Secretary of State Frank LaRose announced Tuesday that campaign contribution limits will be increased over the next two years after a rise in the Consumer Price Index. There are various categories for contributions, including contributing to a political party, campaign committee, party candidate fund, and political action committee. For example, the new contribution limit from an individual to any one candidate committee is now $13,704.41, up from the limit of $13,292.35 for the past two years.


All casinos have resumed 24-hour operations since Gov. Mike DeWine lifted the administration's coronavirus curfew, Ohio Casino Control Commission Executive Director Matt Schuler said during a recent commission meeting.


Leading off the first meeting of the House Technology and Innovation Committee, Chair Mark Fraizer (R-Newark) said advances in technology have created difficulties in keeping up with what is required, and that the committee can "make progress in streamlining, simplifying and reducing the cost of ownership and encouraging our state to adopt current technology and best practices." While the committee did not hear testimony on bills Wednesday, it did hear presentations from Department of Administrative Services Director Matt Damschroder and Ervan Rodgers, who serves as state chief information officer and assistant director of DAS.

The new House Behavioral Health and Recovery Supports Committee held its first meeting Thursday. Members heard presentations from mental health advocates and industry experts about the mental health and addition recovery landscape. Chair Rep. Sara Carruthers (R-Hamilton) said she knows the committee "will do some wonderful things for Ohio," and the enthusiasm for the newly introduced committee was echoed by other committee members as well as the presenters.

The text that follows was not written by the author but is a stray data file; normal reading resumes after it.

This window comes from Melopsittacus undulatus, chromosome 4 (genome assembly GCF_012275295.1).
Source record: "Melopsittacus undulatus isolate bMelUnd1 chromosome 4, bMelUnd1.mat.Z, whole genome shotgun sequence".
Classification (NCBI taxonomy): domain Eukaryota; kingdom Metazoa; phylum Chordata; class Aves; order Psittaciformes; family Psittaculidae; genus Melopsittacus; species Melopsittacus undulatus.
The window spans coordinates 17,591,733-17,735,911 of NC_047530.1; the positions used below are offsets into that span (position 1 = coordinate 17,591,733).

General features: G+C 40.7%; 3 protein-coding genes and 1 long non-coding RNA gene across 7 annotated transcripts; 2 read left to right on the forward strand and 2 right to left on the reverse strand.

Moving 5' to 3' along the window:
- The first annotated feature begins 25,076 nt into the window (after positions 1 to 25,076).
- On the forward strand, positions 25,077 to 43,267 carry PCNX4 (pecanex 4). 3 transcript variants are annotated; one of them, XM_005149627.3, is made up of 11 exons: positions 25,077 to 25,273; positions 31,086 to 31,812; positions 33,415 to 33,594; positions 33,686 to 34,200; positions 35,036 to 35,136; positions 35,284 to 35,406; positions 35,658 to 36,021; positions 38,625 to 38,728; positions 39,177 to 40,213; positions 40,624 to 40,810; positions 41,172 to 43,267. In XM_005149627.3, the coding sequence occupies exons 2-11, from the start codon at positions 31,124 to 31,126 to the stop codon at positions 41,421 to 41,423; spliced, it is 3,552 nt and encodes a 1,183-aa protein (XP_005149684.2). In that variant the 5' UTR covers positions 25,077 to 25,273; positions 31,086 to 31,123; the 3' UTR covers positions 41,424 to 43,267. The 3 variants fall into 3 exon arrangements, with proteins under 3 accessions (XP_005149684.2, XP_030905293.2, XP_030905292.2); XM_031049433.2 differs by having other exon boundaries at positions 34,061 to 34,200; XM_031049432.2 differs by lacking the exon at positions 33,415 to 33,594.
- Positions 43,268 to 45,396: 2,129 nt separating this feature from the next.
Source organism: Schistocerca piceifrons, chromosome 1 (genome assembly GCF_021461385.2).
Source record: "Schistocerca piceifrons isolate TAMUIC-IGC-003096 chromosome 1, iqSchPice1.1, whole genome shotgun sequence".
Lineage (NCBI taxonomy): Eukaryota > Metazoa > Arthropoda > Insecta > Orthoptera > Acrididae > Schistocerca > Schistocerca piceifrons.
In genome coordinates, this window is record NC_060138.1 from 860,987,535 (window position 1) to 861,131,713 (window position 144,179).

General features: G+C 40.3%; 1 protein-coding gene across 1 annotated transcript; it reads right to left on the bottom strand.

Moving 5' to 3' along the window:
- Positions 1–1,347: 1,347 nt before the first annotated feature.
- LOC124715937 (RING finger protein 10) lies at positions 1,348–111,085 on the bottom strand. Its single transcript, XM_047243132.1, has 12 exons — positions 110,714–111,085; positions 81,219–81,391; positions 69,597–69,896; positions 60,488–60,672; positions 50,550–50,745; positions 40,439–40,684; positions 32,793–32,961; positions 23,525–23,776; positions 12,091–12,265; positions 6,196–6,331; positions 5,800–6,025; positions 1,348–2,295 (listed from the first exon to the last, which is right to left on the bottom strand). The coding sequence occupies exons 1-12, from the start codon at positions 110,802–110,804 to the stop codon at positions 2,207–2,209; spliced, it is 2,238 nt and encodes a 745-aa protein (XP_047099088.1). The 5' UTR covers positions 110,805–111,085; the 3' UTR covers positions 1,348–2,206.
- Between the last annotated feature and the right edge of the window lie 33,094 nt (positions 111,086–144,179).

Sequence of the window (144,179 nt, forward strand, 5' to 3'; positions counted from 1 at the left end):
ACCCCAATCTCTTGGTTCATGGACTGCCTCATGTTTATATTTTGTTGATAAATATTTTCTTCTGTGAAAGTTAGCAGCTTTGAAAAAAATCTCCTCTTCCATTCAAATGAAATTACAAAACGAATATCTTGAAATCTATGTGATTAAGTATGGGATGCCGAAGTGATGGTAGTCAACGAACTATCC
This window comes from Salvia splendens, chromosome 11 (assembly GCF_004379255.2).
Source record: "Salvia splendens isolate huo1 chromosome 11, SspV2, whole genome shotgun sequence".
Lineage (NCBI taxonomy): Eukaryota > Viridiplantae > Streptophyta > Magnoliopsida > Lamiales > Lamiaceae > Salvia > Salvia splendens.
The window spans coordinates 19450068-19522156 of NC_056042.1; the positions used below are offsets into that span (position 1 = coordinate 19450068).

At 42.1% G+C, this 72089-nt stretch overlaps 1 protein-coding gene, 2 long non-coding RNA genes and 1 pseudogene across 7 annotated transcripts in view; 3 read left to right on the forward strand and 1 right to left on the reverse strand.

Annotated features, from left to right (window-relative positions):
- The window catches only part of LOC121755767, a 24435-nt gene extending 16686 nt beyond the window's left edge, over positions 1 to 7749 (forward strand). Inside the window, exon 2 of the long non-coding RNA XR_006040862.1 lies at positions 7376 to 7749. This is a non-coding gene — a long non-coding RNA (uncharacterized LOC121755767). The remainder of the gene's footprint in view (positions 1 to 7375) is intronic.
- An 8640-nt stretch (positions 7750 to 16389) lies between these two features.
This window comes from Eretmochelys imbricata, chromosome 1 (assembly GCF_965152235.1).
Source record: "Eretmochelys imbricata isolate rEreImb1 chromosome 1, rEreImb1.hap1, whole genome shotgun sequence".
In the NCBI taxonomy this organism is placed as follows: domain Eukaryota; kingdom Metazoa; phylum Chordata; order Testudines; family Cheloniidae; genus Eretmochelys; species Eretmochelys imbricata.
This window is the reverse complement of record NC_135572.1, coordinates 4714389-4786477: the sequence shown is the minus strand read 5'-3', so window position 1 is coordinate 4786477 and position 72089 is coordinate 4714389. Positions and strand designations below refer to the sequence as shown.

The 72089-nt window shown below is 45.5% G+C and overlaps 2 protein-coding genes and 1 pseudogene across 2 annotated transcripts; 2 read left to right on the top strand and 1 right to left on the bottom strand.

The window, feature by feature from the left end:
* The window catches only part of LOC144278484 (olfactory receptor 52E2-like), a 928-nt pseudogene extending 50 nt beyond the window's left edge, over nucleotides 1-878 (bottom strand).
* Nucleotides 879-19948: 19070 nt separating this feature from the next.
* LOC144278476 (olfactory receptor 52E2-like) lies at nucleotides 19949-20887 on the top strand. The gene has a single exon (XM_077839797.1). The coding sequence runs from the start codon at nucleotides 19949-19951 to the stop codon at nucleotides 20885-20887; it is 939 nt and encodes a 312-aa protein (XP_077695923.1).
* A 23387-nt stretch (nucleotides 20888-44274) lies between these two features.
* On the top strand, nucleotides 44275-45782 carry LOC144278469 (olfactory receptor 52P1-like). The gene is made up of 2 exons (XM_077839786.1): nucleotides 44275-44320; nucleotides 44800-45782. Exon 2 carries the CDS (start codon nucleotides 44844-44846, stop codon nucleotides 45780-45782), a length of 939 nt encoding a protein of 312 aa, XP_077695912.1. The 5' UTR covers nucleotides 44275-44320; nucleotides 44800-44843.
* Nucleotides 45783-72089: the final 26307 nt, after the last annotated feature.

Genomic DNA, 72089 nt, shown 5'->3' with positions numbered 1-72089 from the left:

For the week ending Saturday, Feb. 20, the Ohio Department of Job and Family Services reported 101,825 initial unemployment claims to the U.S. Department of Labor. That is lower than the 140,000-plus jobless claims reported in each of the last two weeks, but still much higher than the 47,786 reported three weeks ago. ODJFS has flagged tens of thousands of claims for potential fraud.

The Unemployment Compensation Modernization and Improvement Council received another update from Ohio Department of Job and Family Services Director Kimberly Henderson Thursday, along with presentations by Gregory Gantt, chairman of the Unemployment Compensation Review Council, and Zach Schiller, research director of Policy Matters Ohio. Henderson discussed progress on system updates, saying there were 900,000 monetary updates that needed to be made, and that the auditor of state's office has received information for their review. She recommended the council co-chairs, Rep. Mark Fraizer (R-Newark) and Sen. Bob Hackett (R-London), set additional clarity for the scope of the audit and that ODJFS will pay the cost of the audit.


The Public Utilities Commission of Ohio is ordering Columbia Gas of Ohio to pay a $250,000 forfeiture after enforcement officials blamed a pattern of maintenance failures for the utility's high-pressure alarms in Lawrence County and Zanesville and the deadly explosion of a Columbia Gas of Massachusetts gas line that killed one person, injured 22 others, destroyed five homes and damaged more than 130 structures in 2018.


The Bureau of Workers’ Compensation Board of Directors held two meetings in executive session this week to interview potential investment consultants.

Interim Administrator of the Bureau of Workers' Compensation John Logue Wednesday unpacked the proposed budget for his agency, HB75 (Oelslager), for the House Insurance Committee, presaging the purpose for the special meeting Friday, Feb. 26 of the BWC Board of Directors: he told Rep. Mark Fraizer (R-Newark) that the board will be acting on the most recent rate recommendation, which will reduce the premium for private employers by 7.1%.